How to create mini orchards in balconies and small backyards

Dwarf orange trees on display at a flower market.

Photo credit: Photo | Shutterstock

For many homeowners in urban areas, the lack of 'adequate' space holds back their gardening dreams. Yet, with a dash of know-how and a sprinkle of creativity, any nook, whether it’s a balcony or a tiny backyard, can transform into a green sanctuary.

Where properly utilised, small spaces accommodate not only ornamental flowers, herbs and vegetables. They can also become home to beautiful orchards that give bountiful harvests.

As a seasoned landscaper, it always troubled Careen Muthoni whenever her clients opted to cover their compounds with concrete citing the 'lack of adequate space'.

Then she saw an opportunity to carve a niche for herself, helping urbanites cultivate fresh fruit in their own micro-environments through the art of dwarf fruit gardening.

When BD Life visits her tree nursery in Ruiru, Kiambu, she is busy putting together some seedling orders. Business is good.

“Dwarf fruit trees,” she explains, “are like nature’s compact marvels, reaching heights typically between 5 to 8 feet. Crafted through grafting or budding techniques onto dwarfing stocks, these pint-sized powerhouses are perfect for those with space constraints craving the taste of home-grown fruit.”

Sonnie's fruits and flowers Founder Caren Muthoni poses for a photo on May 6, 2024.

Photo credit: Photo | Lucy Wanjiru | Nation Media Group

"I like seeing people grow fruits at the back of their houses and not having to buy fruits every single day. Isn't it just so sweet harvesting that pixie or mango at the back of your house?" poses Careen.

With pots in hand, she champions the notion that one doesn’t need vast acreage to relish the fruits of their labour.

Contrary to popular belief, she notes that fruit trees thrive splendidly in containers, offering a fruitful solution to space constraints.

Careen has over the last few years sparked a revolution of some sort, become a beacon of knowledge, inspiring thousands of gardening aficionados to turn their small spaces into green havens ripe with possibility.

She extols the virtues of these diminutive wonders, noting their low maintenance, space-saving nature, and swift maturation.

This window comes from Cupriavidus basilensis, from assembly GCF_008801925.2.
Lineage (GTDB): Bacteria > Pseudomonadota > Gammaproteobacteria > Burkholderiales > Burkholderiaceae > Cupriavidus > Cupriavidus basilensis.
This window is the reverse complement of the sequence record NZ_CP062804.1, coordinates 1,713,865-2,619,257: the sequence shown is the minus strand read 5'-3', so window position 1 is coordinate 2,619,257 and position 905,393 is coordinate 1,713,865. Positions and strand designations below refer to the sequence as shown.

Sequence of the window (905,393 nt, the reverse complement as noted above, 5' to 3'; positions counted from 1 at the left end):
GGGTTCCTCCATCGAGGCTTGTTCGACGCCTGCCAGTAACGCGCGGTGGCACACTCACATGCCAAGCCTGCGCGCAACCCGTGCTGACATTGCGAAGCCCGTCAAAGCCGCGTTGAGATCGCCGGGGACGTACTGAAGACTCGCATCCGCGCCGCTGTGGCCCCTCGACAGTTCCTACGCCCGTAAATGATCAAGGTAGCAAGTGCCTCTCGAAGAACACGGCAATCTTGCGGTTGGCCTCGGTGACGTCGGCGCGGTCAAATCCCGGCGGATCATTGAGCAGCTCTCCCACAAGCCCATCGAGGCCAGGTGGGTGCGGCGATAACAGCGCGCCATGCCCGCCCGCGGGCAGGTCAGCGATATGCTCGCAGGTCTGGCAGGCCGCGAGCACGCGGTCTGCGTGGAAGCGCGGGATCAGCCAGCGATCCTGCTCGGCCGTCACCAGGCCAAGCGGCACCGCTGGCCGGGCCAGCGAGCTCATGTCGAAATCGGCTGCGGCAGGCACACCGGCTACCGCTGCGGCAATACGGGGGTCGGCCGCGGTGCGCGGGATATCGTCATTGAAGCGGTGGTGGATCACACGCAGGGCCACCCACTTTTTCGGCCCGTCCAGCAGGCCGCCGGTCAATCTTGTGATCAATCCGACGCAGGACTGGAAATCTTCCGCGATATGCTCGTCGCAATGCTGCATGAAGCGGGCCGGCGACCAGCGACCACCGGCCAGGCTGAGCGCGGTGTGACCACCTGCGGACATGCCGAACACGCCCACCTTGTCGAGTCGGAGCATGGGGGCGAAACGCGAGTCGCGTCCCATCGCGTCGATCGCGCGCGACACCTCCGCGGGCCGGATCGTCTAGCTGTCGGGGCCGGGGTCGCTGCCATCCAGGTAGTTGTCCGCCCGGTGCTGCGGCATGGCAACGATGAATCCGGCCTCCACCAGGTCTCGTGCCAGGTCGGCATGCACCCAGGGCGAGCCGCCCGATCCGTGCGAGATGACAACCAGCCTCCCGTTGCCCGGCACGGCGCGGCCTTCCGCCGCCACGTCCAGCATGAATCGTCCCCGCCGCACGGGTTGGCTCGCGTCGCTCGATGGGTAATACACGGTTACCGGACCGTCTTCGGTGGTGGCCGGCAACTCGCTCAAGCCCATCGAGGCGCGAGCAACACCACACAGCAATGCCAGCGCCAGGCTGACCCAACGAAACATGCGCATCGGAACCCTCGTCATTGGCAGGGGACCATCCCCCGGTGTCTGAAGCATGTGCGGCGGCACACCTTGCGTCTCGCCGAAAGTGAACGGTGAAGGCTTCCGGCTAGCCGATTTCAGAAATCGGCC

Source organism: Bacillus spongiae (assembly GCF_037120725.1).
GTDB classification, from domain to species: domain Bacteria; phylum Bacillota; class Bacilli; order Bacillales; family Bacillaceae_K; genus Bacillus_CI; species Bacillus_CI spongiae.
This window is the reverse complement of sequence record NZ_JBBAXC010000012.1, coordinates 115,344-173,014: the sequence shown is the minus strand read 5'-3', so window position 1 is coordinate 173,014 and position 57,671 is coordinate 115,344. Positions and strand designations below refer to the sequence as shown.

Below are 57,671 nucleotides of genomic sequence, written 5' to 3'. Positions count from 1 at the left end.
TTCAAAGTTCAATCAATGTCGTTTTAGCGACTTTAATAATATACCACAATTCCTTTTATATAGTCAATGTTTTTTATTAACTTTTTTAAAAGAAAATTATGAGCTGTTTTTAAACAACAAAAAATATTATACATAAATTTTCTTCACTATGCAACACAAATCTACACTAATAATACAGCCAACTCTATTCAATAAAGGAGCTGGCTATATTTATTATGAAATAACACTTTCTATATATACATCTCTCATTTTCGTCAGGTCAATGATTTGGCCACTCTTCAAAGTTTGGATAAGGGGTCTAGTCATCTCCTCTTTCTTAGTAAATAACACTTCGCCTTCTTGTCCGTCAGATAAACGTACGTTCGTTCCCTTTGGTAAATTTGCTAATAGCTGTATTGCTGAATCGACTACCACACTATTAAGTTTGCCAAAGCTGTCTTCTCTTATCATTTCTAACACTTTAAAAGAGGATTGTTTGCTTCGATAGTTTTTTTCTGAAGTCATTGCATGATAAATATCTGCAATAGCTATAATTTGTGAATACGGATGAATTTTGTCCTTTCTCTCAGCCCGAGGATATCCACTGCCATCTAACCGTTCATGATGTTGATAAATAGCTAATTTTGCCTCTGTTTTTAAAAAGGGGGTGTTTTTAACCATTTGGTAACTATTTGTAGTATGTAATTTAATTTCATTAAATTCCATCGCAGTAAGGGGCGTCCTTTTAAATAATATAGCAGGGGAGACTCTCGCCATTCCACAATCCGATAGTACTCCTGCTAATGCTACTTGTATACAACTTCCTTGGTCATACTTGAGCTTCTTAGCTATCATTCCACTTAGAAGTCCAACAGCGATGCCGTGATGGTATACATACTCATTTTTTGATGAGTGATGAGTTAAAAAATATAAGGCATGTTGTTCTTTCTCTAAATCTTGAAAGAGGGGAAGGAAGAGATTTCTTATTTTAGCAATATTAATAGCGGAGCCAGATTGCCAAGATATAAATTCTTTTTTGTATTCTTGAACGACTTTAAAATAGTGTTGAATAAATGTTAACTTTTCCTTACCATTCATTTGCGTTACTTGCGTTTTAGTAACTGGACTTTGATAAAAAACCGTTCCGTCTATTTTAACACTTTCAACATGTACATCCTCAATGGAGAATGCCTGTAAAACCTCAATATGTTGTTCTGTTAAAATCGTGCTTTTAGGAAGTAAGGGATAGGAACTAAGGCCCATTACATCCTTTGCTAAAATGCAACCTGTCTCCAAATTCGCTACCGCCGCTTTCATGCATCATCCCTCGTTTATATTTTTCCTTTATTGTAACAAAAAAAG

Pink guava tree at Sonnie's fruits and flowers along the Nairobi Eastern Bypass in Ruiru on May 6, 2024.

Photo credit: Photo | Lucy Wanjiru | Nation Media Group


“They’re a game-changer for small gardens,” she enthuses, “requiring minimal pruning and offering maximum fruitfulness.”

Among the most sought-after fruit seedlings in her nursery are the Lisbon and Meyer lemons, ghost oranges, dwarf mangoes, and pitanga cherries among others. With over 15 varieties, she says there’s a fruit tree for every palate and every space.

However, Careen advises a judicious hand in maintenance, recommending the removal of suckers, damaged limbs, and about a third of new growth annually.

Dwarf trees, she notes, often hit the fruiting stage sooner than their standard counterparts, promising a quicker harvest for the eager grower.

A game of patience

Yet, patience remains key in the mini orchard journey. “It can take a couple of years for dwarf fruit trees to bear fruit,” she explains. “Citrus and fig trees might surprise you with their bounty within a year or two, while others may take a bit longer, but the wait is always worth it,” she adds.

Tangerine trees at Sonnie's fruits and flowers along the Nairobi Eastern Bypass in Ruiru on May 6, 2024.

Photo credit: Photo | Lucy Wanjiru | Nation Media Group

Light and soil, she underscores, are the twin pillars of successful fruit tree cultivation. These arboreal beauties thrive in full sun, basking in at least six to eight hours of direct sunlight daily. Soil matters too, with well-drained, acidic or neutral soils topping the list for optimal growth. For container gardening, she recommends commercial potting mixes tailored for fruit trees, ensuring a nourishing environment for roots to flourish.

Pests and diseases

But where there’s fruit, pests and diseases often lurk. Careen offers a battle plan, advocating for vigilance and proactive measures. From brown rot to fire blight, she provides remedies, whether it’s through targeted pruning or organic sprays, tailored to keep orchard invaders at bay.

For those eager to witness the bloom and eventual fruiting of their trees, she advises that some, like figs and lemons, are self-pollinating, while others, like apples and pears, thrive with a nearby pollinator companion.

Mango trees at Sonnie's fruits and flowers along the Nairobi Eastern Bypass in Ruiru on May 6, 2024.

Photo credit: Photo | Lucy Wanjiru | Nation Media Group

And as with any endeavour, moderation is key; excess nitrogen or extreme temperatures can hamper fruit set, reminding growers of the delicate dance between nurture and nature.

“Dwarf fruit trees mature quickly. Extreme temperatures can damage the buds, and excess nitrogen from heavy fertilisation can cause the tree to grow more vegetation instead of fruit,” she warns.

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